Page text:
Welcome to the Monthly Economic Update, it’s May 1st as of writing this article so welcome to spring! I want to do a few things today. I want to talk about what is causing all of the volatility so far this year, what happened in April, and then I’ll give my outlook for the balance of the year.
It’s no secret that we’ve seen some extreme volatility creep back into the markets this year. Some of that volatility seemed to have subsided somewhat in the month of April. Yet, we did have several days where the volatility was still very apparent with some intraday swings at 500 and 600 points.
What is Causing All of the Volatility?
It’s a number of different things, but let’s start with the obvious, equity valuations. Equity valuations are high, and I’ve been talking about this for some period of time. You’ll hear me say equity valuations are high, and then you’re going to hear other people say they aren’t that high they are actually fairly valued. In fact, some would argue equity valuations are undervalued. I’ll tell you, it depends on how you look at things.
If you look at current interest rates that are still near historically low levels and look at market valuations compared to what interest rates are today; you could easily make the argument that, with interest rates as low as they are today, market valuations aren’t out of control. That would be a fair statement. However, if you just look at the price to earnings ratio (P/E) from a historical perspective, you would see that equity valuations are elevated. They’re elevated to higher levels than what we saw before the Great Recession and Great Depression, but still below the elevated levels we saw during the Dot Com Bubble.
So, a lot of the market volatility we see today is being driven by the talk of rising interest rates. We have an economy that seems to be firing on all cylinders. Housing looks great. We’re arguably at full employment. Corporate profits are off the charts, up 17-20% year over year. There are a lot of really good things happening in the economy. That’s leading the Federal Reserve to have a discussion about raising interest rates on a more rapid basis. That is what has the stock market spooked at the core level.
Every time the Fed talks about raising rates at a faster pace than what they were before you will see these wild gyrations in the market. Then President Trump making trade deals, talking about tariffs, or things of that nature which upset the market. The market doesn’t typically react to that type of news unless there are elevated values.
We follow three indicators: a short-term indicator, an intermediate indicator, and a long-term indicator. Our short-term indicator has turned negative twice this so far this year. Our intermediate, or quarterly trend, indicator is negative at the moment and will remain negative for the balance of this quarter. When this quarterly trend indicator is negative, 80% of the time since 2001, the markets have experienced a negative overall quarter. Obviously, that doesn’t mean this happens all the time, 20% of the time the markets still end up doing okay for that quarter.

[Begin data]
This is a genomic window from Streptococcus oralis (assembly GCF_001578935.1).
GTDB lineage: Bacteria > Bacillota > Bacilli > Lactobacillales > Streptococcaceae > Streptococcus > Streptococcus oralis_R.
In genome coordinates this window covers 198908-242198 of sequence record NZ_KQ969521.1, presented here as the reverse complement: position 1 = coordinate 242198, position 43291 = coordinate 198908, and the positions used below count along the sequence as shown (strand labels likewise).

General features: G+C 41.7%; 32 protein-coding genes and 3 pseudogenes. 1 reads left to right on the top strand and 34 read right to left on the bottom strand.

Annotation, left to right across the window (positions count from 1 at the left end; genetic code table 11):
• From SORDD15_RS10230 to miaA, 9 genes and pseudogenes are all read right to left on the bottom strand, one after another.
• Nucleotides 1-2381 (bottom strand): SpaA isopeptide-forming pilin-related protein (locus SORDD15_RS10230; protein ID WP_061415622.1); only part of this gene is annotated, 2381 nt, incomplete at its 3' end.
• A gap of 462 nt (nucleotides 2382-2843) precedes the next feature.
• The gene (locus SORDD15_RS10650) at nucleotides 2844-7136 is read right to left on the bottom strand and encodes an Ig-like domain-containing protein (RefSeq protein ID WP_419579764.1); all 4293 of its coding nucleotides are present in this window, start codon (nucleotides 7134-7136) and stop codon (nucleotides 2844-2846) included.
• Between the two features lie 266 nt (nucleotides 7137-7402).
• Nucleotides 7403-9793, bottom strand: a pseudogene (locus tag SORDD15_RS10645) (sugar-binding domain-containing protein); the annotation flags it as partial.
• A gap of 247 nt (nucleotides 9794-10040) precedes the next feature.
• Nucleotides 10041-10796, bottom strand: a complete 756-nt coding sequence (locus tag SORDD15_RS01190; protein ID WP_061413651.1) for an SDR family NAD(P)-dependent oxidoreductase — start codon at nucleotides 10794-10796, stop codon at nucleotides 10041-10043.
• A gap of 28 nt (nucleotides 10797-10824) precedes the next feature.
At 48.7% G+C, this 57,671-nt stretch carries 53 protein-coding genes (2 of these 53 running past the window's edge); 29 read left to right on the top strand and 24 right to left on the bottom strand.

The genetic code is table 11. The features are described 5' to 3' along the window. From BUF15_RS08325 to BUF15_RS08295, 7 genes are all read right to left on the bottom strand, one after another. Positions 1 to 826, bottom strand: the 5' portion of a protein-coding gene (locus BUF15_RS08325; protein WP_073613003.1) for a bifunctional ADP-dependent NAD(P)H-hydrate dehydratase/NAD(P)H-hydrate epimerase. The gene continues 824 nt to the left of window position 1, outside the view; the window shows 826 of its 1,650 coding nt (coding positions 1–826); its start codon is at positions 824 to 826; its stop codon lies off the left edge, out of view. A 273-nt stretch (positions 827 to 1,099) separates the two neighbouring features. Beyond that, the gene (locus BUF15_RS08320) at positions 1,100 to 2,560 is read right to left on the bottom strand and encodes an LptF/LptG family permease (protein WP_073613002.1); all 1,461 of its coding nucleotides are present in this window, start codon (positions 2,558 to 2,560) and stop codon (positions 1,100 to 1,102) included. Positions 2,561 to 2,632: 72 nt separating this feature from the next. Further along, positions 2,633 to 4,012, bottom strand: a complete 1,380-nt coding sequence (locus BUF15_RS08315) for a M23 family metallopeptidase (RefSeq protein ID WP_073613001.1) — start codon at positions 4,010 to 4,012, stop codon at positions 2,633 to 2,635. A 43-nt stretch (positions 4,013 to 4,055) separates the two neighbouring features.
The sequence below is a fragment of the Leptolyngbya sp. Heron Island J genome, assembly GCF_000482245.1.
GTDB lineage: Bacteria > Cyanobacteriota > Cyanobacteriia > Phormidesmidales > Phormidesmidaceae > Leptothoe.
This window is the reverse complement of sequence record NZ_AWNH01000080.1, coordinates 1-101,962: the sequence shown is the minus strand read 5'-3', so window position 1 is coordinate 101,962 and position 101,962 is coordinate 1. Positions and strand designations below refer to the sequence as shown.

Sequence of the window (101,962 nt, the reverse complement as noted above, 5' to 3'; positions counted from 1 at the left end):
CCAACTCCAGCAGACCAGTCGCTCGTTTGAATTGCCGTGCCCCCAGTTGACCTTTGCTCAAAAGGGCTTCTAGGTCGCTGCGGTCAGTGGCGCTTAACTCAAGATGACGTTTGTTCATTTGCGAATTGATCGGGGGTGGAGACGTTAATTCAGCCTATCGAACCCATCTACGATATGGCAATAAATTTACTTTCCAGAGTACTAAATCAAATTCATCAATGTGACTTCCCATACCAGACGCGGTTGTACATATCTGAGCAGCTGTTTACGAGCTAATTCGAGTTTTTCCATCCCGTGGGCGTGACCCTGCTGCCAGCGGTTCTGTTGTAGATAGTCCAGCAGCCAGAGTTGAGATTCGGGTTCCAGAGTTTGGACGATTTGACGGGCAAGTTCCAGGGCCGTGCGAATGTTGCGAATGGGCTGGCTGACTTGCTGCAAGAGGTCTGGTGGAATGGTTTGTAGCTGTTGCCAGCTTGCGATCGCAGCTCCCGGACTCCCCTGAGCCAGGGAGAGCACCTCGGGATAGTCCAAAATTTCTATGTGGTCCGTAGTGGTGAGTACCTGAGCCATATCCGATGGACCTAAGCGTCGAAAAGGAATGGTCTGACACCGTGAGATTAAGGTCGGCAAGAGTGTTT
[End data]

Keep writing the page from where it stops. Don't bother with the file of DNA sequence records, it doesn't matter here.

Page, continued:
Where are we at right now? Where do we think the year is going to go? Let’s take a look at the dynamics in the major indices so far this year.
What we’re looking at in the first chart is a year to date chart of all of the major indices. The NASDAQ composite is up 3.33% as the best performer so far this year. We can see in the second chart the NASDAQ at one point in January was up as much as 12%. The Dow Jones Industrial Average, which was the darling of last year, is actually the worst performing major index so far this year and is down -2.36%. The S&P 500 is off by -0.88% year to date.
As you can see in that first chart there is a lot of red year to date, but nothing big or earth-shattering where you should say, “Oh my gosh I’m going to run for the hills.” However, if you were to look at it in comparison to the highs of where we were in January of this year it’s been a pretty big pullback since them. The question becomes, does that pull back continue or do we get some stability and start seeing some growth?
My sense is that we will have more volatility in the short-term ahead. Who knows what the future will bring for sure, but I think there’s more volatility. We will have to keep an eye on what goes on with interest rates, foreign trade, and a number of domestic economic policies that are being talked about right now.
Equity valuations are elevated and we’re almost to one of the longest expansions of a bull market in history. You’ve heard me say this before, every single bull market is followed by a bear market. It’s not a question of if, it’s a question of when. We have to be diligent and err on the side of caution.
If we take a look at the indices for just the month of April in the above chart we see every index was positive. Again, the NASDAQ was the best performer and Dow Jones Industrial Average was the worst performing for the month.